Community Has Ideas for The Core – the Streetcar Route
March 16, 2012
If you build a streetcar, they will come. That has been demonstrated across the country with the 21st century streetcar.
The streetcar in Denver brought 7.8 million square feet of commercial development from 2004 to 2009. The Charlotte streetcar added 9.8 million square feet.
But what will come in Tucson?
Downtown, 4th Avenue, Main Gate Square and the University of Arizona don’t want to wait to find out or leave it to random forces.
They called for a community conversation on March 15 to explore opportunities along the streetcar route, freshly branded as The Core.
Some 170 Tucsonans sat down at 16 round tables at the Marriott Tucson University Park to brainstorm on how to make the most of the 3.9-mile streetcar route.
This community conversation was designed to get started on building a community vision for the streetcar route, or The Core, even before construction starts in late April.
“The essential part is early planning,” said Jan Cervelli, dean of UA’s College of Architecture and Landscape Architecture.
Cervelli recited the Denver and Charlotte statistics in her opening remarks and reported that Pittsburgh experienced a 32 percent increase in residential housing along its streetcar route and a 120 percent increase in commercial space.
“Businesses are getting this,” Cervelli said. “When you look at transit like this, it’s a whole new ball game.”
Starting now, Tucson streetcar corridor will be known as The Core, identified by a logo that encases the words in a set of tightly drawn circles. The Core brand was developed by Caliber Communications, which unveiled it at the start of the community conversation.
The Core is the united logo for the Downtown Tucson Partnership, 4th Avenue Merchants Association, Main Gate Square, the University of Arizona and the Metropolitan Tucson Convention & Visitors. They brought on Trend Report publisher Lucinda Smedley to stage the community conversation and she recruited Caliber to brand The Core.
But a brand is nothing without substance, and that’s where the 170 participants came in.
Following brief opening remarks, each table engaged in roundtable conversation for one hour to determine its group’s top three desires for The Core.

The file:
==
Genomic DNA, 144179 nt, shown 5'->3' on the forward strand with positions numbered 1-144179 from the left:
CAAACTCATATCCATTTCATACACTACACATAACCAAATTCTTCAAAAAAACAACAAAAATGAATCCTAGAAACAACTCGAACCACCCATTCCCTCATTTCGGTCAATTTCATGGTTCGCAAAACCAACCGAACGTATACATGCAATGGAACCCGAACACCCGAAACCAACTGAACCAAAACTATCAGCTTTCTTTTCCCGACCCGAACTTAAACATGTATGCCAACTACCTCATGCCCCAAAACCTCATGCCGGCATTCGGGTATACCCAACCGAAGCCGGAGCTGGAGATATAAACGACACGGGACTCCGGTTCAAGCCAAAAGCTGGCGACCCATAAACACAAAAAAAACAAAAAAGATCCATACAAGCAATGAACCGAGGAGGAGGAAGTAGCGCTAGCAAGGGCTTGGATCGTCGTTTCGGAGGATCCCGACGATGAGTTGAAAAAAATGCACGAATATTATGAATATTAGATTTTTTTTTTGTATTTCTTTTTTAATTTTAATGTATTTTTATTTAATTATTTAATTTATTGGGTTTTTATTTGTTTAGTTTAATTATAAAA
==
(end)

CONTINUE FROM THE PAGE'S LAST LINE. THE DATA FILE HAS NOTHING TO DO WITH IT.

The most commonly repeated themes from the 16 tables were a grocery store, multimodal transit, and retaining community character, which was punctuated with “the one thing we don’t want to become is Scottsdale” and “We don’t want to lose the character we already have.”
The first mention of a grocery store brought the most notable applause, and the other notable applause came for “pay for parking and get a free streetcar pass.”
Right now, proposed student housing is getting all the talk in The Core, whether debating The District under construction on 6th Street or awaiting student housing towers within steps of the Rialto Theatre.
“One particular population that is very important in Tucson and increasingly so is the elderly,” Cervelli said.
One project serving that population is the 143-unit New Armory Apartments for low-income seniors now under construction on West Congress Street.
Many tables stressed improving the mixture of housing in The Core with mentions of students, single families, empty nesters, elderly and “regular folks.”
Mixed-use development – having housing and commercial in the same building – and increased density came up a few times with a recommendation to make sure to “convince people that density is OK.”
Some tables recognized the most crucial elements in bringing any of these desires to fruition: winning leadership support from the City Council; solid communication among all the stakeholders in The Core; and winning community buy-in with information campaigns all over the city to foster an attitude change for Downtown.
The community conversation was a one-time event, but Smedley realized the animated participation would likely turn this into an ongoing series of large-scale gatherings to shape the future of The Core.
“What’s next?” she repeated several times toward the close of the Conversation.
Some participants said the thoughts gathered at this session should be delivered to the City Council. Also, one participant seemed to speak for many when she asked: “How can we be advocates of the corridor?”
Notes from all the table conversations were written down and they will all be processed and the analysis will be e-mailed to the participants.
“The goal is to create expert groups of people engaged around these themes,” Smedley said in an interview as people cleared out of the ballroom. She envisions these expert groups as the community conversation’s delegates to the City Council.